Mantis Laser Academy: Because Ammo is Dear and It’s Cold Outside


Mantis Laser Academy: Because Ammo is Dear and It’s Cold Outside

Recently, I had the chance to test a new dry fire system by the company called Mantis which keeps cranking out new ways to make target practice more inviting. They sent their new Laser Academy kit to try out, and this is my report on the experience of beginning to use it.

There’s a bit of a learning curve with setting up Laser Academy, though it really is simple when the steps to getting it running are understood. As an owner of the original Mantis X, I made the introduction to Laser Academy needlessly hard on myself by not understanding that the two products are NOT related other than both being Mantis-made. Laser Academy has an app unto itself; as does the Mantis X. Things got a lot easier once I figured that much out.


The version of the Academy I got is the Deluxe which includes full-size (8.5 x 11 inch) “smart” targets and a tall tripod that holds the phone which runs the app. It also contains the goods included in the Standard kit which means a smaller, tabletop-style tripod and a couple little smart targets that are about 6×8 inches, along with mini target stands that look just like name placard holders at a fancy dinner. The targets are “smart” as the app recognizes them. Additional targets are available for purchase and greatly enrich the Laser Academy experience.

Also, in the kit is a laser cartridge available in popular handgun calibers. This inserts into the chamber and is rimless, so it won’t fall out during slide-racking. A pencil-like dowel rod, handsomely branded with the Mantis logo, is also included for pushing the cartridge out when practice is over. There’s also a pack of gum-like adhesive for posting targets on the wall without pulling off paint.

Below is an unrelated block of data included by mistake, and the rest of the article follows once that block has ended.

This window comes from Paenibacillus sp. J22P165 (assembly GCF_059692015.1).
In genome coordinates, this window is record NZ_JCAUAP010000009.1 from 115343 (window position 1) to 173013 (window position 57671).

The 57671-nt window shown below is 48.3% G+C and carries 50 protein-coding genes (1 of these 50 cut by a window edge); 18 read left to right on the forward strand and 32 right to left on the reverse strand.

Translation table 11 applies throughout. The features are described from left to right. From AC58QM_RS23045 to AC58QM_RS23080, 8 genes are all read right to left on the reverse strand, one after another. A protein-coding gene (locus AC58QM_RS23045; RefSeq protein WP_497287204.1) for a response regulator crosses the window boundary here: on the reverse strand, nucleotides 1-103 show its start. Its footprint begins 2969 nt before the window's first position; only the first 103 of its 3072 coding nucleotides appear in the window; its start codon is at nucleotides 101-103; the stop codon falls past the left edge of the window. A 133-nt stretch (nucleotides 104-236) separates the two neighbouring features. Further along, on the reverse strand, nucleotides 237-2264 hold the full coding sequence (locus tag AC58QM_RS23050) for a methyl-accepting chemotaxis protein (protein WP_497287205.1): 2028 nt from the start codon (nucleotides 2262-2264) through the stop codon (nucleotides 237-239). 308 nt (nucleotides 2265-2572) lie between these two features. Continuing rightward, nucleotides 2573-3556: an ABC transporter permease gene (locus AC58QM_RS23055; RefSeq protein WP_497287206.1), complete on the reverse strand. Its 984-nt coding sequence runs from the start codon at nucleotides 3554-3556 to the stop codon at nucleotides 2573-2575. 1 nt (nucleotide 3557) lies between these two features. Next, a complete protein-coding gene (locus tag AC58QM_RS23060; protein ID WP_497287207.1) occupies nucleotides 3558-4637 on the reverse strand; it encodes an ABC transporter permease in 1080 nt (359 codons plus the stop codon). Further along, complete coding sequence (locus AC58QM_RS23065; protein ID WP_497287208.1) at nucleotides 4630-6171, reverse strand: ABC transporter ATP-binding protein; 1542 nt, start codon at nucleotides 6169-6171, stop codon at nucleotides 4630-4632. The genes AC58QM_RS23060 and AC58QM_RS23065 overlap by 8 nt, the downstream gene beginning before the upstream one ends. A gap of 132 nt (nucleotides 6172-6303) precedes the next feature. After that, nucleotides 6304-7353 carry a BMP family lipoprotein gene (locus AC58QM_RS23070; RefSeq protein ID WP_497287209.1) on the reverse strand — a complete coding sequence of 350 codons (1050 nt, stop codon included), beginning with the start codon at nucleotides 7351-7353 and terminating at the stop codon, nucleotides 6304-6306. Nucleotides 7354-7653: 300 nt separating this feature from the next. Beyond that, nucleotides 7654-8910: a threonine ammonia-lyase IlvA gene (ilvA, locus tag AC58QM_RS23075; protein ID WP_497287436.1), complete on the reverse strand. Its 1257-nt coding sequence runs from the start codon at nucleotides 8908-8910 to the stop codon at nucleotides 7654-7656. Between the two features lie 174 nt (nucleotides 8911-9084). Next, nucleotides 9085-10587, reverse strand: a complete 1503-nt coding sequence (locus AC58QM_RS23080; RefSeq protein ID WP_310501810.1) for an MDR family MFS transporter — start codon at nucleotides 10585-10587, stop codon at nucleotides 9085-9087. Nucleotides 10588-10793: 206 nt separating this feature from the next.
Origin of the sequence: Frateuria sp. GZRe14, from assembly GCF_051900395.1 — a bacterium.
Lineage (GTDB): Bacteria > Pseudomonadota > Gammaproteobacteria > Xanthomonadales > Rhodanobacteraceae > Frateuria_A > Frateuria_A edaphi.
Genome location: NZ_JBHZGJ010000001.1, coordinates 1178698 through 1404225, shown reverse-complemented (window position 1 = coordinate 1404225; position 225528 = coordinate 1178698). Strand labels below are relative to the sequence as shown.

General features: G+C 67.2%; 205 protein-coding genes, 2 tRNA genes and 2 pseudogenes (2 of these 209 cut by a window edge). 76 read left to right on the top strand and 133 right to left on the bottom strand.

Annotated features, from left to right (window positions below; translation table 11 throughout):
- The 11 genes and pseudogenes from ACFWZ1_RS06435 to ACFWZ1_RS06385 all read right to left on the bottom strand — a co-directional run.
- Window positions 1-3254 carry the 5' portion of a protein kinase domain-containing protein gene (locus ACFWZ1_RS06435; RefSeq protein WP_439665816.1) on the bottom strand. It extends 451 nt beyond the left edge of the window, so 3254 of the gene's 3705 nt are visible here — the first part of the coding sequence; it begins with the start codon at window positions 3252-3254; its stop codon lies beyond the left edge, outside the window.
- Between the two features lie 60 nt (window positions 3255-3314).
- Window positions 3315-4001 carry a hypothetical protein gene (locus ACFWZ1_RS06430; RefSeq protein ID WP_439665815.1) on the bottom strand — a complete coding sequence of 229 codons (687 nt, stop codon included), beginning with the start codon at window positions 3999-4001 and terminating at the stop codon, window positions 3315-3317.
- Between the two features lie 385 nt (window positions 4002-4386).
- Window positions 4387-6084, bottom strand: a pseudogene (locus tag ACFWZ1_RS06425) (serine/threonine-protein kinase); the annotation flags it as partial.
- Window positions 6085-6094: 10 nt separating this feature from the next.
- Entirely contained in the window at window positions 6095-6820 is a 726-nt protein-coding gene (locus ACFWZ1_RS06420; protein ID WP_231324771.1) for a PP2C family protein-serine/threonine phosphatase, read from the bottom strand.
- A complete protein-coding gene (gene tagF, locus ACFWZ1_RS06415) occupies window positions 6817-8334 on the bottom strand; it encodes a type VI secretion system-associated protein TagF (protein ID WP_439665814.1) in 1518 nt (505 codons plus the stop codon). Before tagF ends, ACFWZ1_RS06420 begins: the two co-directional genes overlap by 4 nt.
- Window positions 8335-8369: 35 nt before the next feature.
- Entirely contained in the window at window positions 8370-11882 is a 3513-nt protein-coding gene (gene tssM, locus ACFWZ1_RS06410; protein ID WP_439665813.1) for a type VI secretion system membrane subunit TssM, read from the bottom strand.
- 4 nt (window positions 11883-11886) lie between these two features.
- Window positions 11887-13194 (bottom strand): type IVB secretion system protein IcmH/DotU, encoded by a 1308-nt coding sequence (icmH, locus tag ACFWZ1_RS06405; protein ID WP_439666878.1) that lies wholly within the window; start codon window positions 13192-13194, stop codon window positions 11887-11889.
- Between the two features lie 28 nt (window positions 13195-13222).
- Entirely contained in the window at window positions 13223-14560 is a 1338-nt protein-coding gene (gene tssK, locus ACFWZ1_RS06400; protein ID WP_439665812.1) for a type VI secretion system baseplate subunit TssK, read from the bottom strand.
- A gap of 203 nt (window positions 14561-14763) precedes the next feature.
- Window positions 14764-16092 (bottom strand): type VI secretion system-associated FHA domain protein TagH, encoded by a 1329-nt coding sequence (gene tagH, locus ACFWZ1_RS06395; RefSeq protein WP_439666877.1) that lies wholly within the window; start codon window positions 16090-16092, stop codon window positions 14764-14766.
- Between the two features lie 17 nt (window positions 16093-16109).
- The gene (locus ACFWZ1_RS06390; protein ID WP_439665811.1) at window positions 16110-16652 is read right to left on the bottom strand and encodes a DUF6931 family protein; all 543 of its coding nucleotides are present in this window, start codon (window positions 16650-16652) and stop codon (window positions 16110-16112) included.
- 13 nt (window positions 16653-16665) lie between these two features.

The app is needed to experience Laser Academy. In the kit is a user code that unlocks several drills/games. For about $4.99, more advanced drills like the laser version of the very useful Dot Torture drill are ready to use. Targets must be posted on a matte-finish wall or background without a lot of surrounding clutter so the app/camera can identify targets. With the gun safety-checked, live ammo removed from the area, the phone mounted with camera facing the targets, and the laser inserted, it’s time to practice.

With small aiming zones, the targets are ideal for dry fire practice in the close confines of the average home. Even six feet is not too close for some challenging precision practice, if a small-enough design is chosen. There’s a good variety of practice/bullseye, tactical, drill, and game targets in the add-on set worth the expense if one is investing in the Academy. As someone who adheres to the principle of “aim small, miss small” in a majority of practice rounds fired, this was right up my alley.


As for the accuracy of the laser as compared to live fire, I found it very consistent with both pistols I used. The app allows for adjustment to compensate for sight over bore offset, an especially useful feature for red dot users. It seemed to replicate reality with iron sights, so I made no adjustment.

For timed drills, the Laser Academy app gives an audible “go” signal at which time the user can draw and fire, or present the gun from a ready position. A slight problem arises when firing multiple rounds because the trigger must be reset for every round, allowing the striker to impact the laser. The app solves this with a feature that allows the user to set an allowance for slide-racking time. It’s an acceptable fix for all, but the most dialed-in competitors who fret over hundredths of seconds.

The app offers a handful of drill/game activities with purchase. Users must enter a code that comes with the Laser Academy package to access those. There is a good selection of additional games via in-app purchase priced at $4.99 each. I didn’t explore these and cannot comment on the duration of use one purchase provides. A fun option with either free or purchased Academy drills is a duel setup whereby two shooters can compete side by side. Of course, that means an additional laser must be purchased.

Getting acquainted with Mantis Laser Academy was probably made more difficult by my knowledge of their Mantis X rail-mounted accessory. I wrongly assumed there’d be some relation of the “old” (still awesome) device and Laser Academy including having tried to find instructions, or anything really, about Laser Academy in my existing Mantis X app. They are not related products from the consumer’s perspective other than being made by Mantis.